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Sep 15, 2014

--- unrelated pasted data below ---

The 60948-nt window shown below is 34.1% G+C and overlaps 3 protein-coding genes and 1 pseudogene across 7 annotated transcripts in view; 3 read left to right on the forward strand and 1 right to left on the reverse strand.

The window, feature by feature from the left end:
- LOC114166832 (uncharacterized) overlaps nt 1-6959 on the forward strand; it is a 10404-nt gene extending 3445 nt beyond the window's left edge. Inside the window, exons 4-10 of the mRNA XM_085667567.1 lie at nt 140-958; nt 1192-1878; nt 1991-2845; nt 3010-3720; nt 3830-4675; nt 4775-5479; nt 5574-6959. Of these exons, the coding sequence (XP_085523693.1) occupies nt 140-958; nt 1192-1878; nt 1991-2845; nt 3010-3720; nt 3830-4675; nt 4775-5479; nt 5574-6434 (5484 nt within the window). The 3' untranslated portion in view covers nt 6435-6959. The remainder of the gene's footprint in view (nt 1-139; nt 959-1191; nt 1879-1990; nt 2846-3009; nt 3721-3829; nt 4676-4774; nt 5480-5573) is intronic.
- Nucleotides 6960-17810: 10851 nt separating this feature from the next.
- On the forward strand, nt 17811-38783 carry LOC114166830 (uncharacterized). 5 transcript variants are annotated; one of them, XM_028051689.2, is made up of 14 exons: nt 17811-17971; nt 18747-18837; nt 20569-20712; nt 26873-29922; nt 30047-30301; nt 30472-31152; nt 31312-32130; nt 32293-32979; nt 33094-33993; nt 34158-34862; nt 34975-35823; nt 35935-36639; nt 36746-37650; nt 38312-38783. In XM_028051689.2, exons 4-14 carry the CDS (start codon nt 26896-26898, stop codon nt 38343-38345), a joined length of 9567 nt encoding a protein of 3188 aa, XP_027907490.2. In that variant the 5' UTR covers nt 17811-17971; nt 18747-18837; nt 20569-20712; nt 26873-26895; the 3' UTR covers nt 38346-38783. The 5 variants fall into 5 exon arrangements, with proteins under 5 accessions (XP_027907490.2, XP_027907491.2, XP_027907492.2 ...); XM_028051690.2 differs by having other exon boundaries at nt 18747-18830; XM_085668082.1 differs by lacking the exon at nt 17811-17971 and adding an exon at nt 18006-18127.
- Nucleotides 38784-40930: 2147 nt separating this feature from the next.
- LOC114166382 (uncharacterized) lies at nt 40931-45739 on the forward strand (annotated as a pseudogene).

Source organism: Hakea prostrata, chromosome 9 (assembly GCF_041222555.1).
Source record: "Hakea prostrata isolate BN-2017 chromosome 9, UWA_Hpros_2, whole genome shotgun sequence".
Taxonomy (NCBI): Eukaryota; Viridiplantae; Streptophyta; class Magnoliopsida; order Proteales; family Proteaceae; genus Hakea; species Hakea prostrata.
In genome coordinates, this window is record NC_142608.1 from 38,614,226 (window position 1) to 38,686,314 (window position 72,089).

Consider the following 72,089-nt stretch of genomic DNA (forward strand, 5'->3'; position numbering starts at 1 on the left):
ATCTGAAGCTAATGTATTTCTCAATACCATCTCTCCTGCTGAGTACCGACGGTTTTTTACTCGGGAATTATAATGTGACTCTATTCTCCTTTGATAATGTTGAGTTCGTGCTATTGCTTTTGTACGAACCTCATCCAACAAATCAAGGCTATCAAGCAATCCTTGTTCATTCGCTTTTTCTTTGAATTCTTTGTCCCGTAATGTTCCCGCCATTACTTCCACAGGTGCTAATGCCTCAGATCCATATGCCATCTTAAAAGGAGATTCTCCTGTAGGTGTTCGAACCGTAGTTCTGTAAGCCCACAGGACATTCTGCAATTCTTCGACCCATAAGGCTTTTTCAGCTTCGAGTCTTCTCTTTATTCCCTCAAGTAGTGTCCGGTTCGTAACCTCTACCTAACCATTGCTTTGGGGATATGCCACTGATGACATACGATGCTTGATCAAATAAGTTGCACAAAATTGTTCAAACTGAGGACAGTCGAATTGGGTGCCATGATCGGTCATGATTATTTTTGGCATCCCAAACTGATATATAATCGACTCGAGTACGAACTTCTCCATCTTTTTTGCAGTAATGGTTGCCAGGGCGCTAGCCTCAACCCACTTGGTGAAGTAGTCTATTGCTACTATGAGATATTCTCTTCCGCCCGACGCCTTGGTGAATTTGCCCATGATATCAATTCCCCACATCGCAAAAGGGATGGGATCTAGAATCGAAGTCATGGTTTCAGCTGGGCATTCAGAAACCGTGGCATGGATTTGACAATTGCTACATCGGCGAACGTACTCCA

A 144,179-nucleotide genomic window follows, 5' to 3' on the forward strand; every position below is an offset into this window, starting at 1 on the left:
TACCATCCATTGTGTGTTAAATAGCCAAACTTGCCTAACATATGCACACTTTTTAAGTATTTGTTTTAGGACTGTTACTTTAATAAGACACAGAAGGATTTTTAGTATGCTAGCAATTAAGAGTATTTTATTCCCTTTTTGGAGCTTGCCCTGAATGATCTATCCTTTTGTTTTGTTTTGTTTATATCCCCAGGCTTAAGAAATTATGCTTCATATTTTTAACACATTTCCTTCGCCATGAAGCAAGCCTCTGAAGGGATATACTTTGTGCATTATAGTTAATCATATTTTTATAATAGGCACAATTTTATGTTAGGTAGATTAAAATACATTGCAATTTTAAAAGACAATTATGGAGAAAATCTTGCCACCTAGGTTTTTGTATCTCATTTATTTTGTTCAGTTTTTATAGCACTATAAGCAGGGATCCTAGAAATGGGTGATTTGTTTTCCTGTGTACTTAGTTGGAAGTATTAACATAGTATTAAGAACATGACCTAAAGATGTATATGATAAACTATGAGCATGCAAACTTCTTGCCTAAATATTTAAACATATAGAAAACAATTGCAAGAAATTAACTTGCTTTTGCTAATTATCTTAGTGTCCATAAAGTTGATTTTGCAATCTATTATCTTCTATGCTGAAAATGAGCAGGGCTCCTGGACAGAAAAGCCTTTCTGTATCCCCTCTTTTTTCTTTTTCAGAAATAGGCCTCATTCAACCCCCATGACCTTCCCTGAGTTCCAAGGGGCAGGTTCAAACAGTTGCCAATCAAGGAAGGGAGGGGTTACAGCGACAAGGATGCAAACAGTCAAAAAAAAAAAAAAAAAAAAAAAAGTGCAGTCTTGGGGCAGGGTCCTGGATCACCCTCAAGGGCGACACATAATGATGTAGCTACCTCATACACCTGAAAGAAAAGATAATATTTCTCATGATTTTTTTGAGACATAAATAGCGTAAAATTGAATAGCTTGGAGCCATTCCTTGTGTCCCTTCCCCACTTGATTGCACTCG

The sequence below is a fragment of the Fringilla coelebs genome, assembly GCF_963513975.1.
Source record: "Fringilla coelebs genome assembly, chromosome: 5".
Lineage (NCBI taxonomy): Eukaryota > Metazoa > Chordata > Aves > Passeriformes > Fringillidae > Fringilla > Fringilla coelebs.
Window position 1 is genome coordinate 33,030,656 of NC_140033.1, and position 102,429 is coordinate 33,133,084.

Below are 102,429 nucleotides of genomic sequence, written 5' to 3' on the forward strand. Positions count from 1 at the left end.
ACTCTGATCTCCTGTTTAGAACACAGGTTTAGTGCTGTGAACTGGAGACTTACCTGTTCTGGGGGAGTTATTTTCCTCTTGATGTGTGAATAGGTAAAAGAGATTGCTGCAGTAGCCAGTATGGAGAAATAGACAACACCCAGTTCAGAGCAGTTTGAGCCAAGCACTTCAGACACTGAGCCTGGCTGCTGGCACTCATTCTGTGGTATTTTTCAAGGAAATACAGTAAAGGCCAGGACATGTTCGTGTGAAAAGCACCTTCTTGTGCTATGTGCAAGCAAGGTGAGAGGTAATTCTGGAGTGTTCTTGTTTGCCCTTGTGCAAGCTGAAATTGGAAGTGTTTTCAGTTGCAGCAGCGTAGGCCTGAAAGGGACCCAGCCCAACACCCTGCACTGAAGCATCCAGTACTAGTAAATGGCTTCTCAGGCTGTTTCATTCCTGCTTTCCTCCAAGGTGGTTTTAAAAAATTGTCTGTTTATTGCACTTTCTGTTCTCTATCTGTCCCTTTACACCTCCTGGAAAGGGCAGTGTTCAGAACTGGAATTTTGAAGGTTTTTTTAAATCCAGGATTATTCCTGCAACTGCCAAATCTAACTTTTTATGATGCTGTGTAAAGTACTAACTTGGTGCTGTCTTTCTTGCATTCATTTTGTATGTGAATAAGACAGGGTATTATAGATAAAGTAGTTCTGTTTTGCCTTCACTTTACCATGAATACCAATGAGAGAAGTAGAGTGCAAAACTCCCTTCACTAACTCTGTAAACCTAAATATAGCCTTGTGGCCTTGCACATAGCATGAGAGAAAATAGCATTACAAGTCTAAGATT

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Touché is an application aimed at making "just work" every key on your keyboard. It's still in heavy development stage, and therefore is missing lots of stuff, but it's already usable. The current "reference" keyboard is mine, a "Microsoft Wireless Keyboard 3000". The "standard" special keys, like "Media Play", or "Volume Up" do work out of the box on every GNU/Linux distribution, but other keys, like "ZoomIn/Out", and the "1-2-3-4-5-*" keys in the upper part don't. Instead they send an event to /dev/usb/hiddev0. Touché does detect these events, and allows you to transform them to known X key symbols, or to execute arbitrary commands. Support for new keyboards should be easly added, the application does print the events when they're sent, so they can be added in a ney "keyboard database" entry. Touché is released under GPLv3 license (included in the COPYING file) ----------------------------------------- * Install Instructions: Unpack Touché sources archive: tar xzf Touché-xx.tar.gz Create a build directory: mkdir touche-build Now, configure sources with cmake: cmake <TOUCHE_SOURCES_DIRECTORY> You can also add some options to the previous command: * to install in /usr (default installation prefix for most distributions): * -DCMAKE_INSTALL_PREFIX /usr * to specify build type (Debug, Release): * -DCMAKE_BUILD_TYPE=Debug or -DCMAKE_BUILD_TYPE=Release After configuring sources with cmake, just run make && sudo make install * Configuration: The application bindings are fully configurable in a user interface accessible from tray icon. Just right click the little "keyboard" icon in your system tray, then click your device name. You need to choose a profile first. You can specify multiple profiles, to have different bindings on the same key. You can now also use a "local" keyboard database, which can be installed in /home/marco/.config/GuLinux/keyboard_database.json and overrides the system one, if present. It comes handy if you wanna try adding support for a new keyboard. *** Important note: with the installation comes also a udev rule, which by default is installed in /etc/udev/rules.d/ and assigns the /dev/usb/hiddev* devices to the group "users". --- If this group is present in your distribution, your user must belong to this group to use Touché. --- If this group is not present in your distribution, just change the udev rule to match an existing group.